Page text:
"No sinni-r, nm' saint pi-rlnips lint "llei' cleti-rnliiixitiou puts livr we-ll "R+-auly, willing and ulvlef' "A little song llllll ii little
well iniioiig: the In-st of i'linps," on the i-mul to sin-iw-ss." Vliiss Offieer. Literauiv Editor, lainglitvr swee-tens life,"
Ulnss Vresiilent. llc-ttf-rlnnn's Vlnli, l'Iiiss Ul'I'ii-i-1-, l'nnunerr'i:il Plnli, .xxiililiwiiini l'luli, Gli-ie Club. Ulnss U1'fil'eI', Pep Clnli Offit 1
Fire Sllllllll, Buys' I.eug'lw Uffim-x', Annnzil Stuff, Senior l'luy, Uiiviwlttu, .XIIIIIIOYIIIIII Clnlu, Senior Play
Hi-Y. Junior Vitize-nship In-lvmite. Operettu Lead.
EENIIIIR CLASS OFFICERS
CLASS FLOVVICRS: Rose buds and Lilies of the Valley.
CLASS COLORS: Green and VVhite.
CLASS lN'lOTTO: ln ourselves the future lies.
Qld Tigard High vve're leaving you,
VVith a sad goodbye and a kind adieu,
VVe want you to know we liked it here,
You filled our hours with gladness and cheer.
You gave us experience, and taught us right
l'Vhenever troubles appeared in sight.
VVC had our troubles, we had our fears
Yet, we had real happiness during our four years.
Our teachers were kind, our friends were true,
They made us forget the times that were blue.
VVe like to remember our activities gay,
For they, too, helped us along the way.
And now the future before us lies,
NVith opportunities and many tries.
VVe're going to make the best of each one
Until our goal is finally won.
Tigard High, may we the Class of I42,
Blake you as proud of us as we are of you.
U C. H.
"He-1' kind. pls-.Ising IIIIIIIIIPI' llllllil-'N
lu-r ve-ry like-able."
Iludio Sllortllaud. Tri-Y flffic-Pr
Public Speaking Club, Home Ecu!
Staurl your own Ernund nn iuattflr
what the cost."
Hi-Y, Huy FG-tv Atti-ndunt.
Senior Play. Student Body Officer,
"To be suvcessful, win the wm'ld's
Class Ufflver, Senior Play. Band,
Public Speaking Club. Operetta.
"She dm-s all things we-ll."
Culnuwra-ial Club, Seuim' Play.
Public Speaking Club. Anntml Stuff
AllLlif,0l'iUlll Club Officer.
-'A good leadvr and a gnnd fnllnwvrf'
Student Rudy Pres.. Class Uffii-1-V,
Hi-Y President. Senior Play. Primr-
Mlnister. Auditorium Club.
AIAILY PZLLICN t'Hl.E
"Lif1- is a 1-func-dy su why nut lRl1Lfll."
HIPP Club, l'ubli1- Speaking' Club,
Hmm- Eunnfnnics Club, Operetta.
"Hake light of ynnr troubles."
Lvttf-rlnan's Club, Clnss Offivvr.
Band President, Annual Staff,
"live-I' quiet null 1'1llll'llllll,Lf."
Home IC:-oiimnirs, Cumuu-1'c'ial.
"Sum-vvss be-,ulns with a fvIluu's
Hi-Y Office-1', Ll-'tit-'l'lllllll'S Club,
Buys' I,vug.:'um- Uffirs-r. Ili Spots
Staff. Public Speaking' Club.
"A suuilv fur evvrymw."
Drum Mujmw-'tts-, S1-uiur Pluy. Girls'
In-nzrllv Prvs., Juuim' Prcun Prince-Nw.
.Iuniur Citizvnshlp llelegaltv.
"Une who would rather build than
Pep Club Uffif-Pr. S1-nibr Play,
Publix- Speaking Club, flllllli'
'-A uwrry be'-.l1't: u vlwvrful l'0l1llfP-
Holm: E1-miniuivs Club, Nl'Ill0l' Play,
Auditm'ium Club, Upervtta.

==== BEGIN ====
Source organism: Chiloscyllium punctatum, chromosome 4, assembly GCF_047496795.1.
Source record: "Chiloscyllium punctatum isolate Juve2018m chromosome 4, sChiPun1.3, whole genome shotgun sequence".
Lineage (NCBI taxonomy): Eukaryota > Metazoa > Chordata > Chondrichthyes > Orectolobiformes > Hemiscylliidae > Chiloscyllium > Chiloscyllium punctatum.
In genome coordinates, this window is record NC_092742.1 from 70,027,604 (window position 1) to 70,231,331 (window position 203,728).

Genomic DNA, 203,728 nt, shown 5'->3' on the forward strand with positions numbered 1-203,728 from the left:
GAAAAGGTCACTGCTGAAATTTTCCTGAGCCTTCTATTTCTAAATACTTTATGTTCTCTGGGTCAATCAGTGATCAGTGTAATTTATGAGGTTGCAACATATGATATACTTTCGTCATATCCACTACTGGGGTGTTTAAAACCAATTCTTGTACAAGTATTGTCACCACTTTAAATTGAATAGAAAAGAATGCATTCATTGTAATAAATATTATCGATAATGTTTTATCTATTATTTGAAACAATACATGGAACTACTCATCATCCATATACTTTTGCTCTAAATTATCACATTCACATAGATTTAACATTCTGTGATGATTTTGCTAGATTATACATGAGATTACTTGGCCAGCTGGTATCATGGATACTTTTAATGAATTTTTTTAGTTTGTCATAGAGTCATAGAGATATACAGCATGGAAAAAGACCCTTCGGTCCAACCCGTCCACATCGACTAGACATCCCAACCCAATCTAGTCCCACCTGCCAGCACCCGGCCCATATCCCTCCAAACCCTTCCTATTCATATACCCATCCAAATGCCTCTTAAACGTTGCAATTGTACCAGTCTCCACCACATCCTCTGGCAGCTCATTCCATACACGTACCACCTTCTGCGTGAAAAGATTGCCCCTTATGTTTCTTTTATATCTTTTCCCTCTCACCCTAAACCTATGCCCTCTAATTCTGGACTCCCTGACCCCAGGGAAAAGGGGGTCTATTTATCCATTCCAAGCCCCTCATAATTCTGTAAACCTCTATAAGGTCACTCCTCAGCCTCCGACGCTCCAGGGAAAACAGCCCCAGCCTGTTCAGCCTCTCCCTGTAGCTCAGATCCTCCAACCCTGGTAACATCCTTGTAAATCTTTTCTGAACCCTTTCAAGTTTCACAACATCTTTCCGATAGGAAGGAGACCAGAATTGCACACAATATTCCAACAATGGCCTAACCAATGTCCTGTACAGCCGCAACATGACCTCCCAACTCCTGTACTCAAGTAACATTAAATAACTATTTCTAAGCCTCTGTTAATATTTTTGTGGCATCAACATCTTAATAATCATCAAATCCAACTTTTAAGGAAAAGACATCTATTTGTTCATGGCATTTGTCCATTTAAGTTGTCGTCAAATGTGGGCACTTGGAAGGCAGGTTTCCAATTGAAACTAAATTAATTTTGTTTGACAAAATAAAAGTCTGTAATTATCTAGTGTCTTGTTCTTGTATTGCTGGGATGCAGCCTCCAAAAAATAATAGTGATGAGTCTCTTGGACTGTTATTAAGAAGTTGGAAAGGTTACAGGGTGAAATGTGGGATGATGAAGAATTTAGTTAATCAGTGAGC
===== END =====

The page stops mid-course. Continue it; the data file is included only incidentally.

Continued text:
"The nlvest things come ln small
State Shorthand W'lnner, Operetta,
Commercial Club, Senior Play,
Auditorium Club, Shorthand Team,
"A little nonsense now and then is
relished hy the best of men."
I4etternian's Club Pres., Football,
Student Council, Class Officer.
" 'Tis well to be merry and wise,
'Tis well to be honest and t,rue.'
T1-.xnsfer from Marshfield,
Auditorium Club, Commercial Club,
Annual Editor, Junior Princess,
Shorthand Team, Tri-Y Officer.
"Variety is the spive of life."
Public' Speaking Club, Hleo Club,
"To win, have confidence."
Commercial Cluh Officer, Senior
l'lay, Publix' Speaking Club,
Auditorium Cluh. Junior Citizenship
UA jolly good sort and an all-around
'Transfer from Jefferson, Publi:-
"A :zood time now is worth two in
Transfer from St. Mary's,
Auditorium Club Officer,
"Keep silent and sure yourself need-
Transfer from Homer, Ohio, Senior
Play, Auditorium Club, Operetta.
"Of manners gentle. of affections
Auditorium Club Officer, Senior
Play, Girls' League Offlver, Pep
Club Officer, Freshman Princess.
"A man of words and deeds."
Transfer from Pendleton.
"Not a man of words but of artlonf'
May Fete Attendant., Annual Staff.
Lette-rman's Club, Class Officer,
Student Body Vlce President.
"Pretty is as pretty does."
Student Body Secretary, .lunlor
Prom Queen, Student Council,
Auditorium Club, Glee Club.
-'Silonvv is sw:-Pwr than spvm-li."
Trnnsfvr from Lincoln, S4-lllifif Play,
!'nmnwr1'inl f'Iuli, Annual Sfnff,
Auditorium Cluli Pres.
"Be frielmlly and you will lwvr-r
Ye-ll Lvmlvr, Pulvlim- Spvnkim.: Clulv.
Pep t'Iuli, Allfliiillilllll l'lulr,
"To lmvv a frivnd, lm our!"
Hi-Y, l-'irc Squad. Hass Offiver.
"l'Ixlwriom-+- is tl1+'ul'mlivst te-nvl10r."
ltnnvl, lli Spots Stuff, Or:-lie-slrn.
Girls' IA-algllv Offim-r, l'vp Ululr.
"Yei'y' sul-Pt nnnl vs-ry prutln-in, :ln-
i-irlwlly uhh- ns H sturlvntf'
Stuile-nt llocly Trwisurvr. Op:-wttu.
Svnior Play, Stull:-ut l'ounril.
Ulilllllfllffll' is xl smile- se-t to inusiv,"
Auditorium f'luh, Upvrvlin,
Sliorthunil Ttllllll, I'munu-r1'inl Ululn
l'r+-sirlclit, Svnior Play.
Hllili S1'HIil'KI A
"I'Ii'1'l'ylIliln,1 voliws to liiul ullo
Hi-Y, Fin- Sqllml,
lloys' I.n-u:.:u1- Uffif-or,
'-Slw has H lwnrt tllut uvrvr forgi-is
Drum 3Ill'i1lI'Pfff', fiilllllllf-'l'l'illI Plulr.
Girls' I.:-z1u'ilv Uffim-r, .huuml Stuff.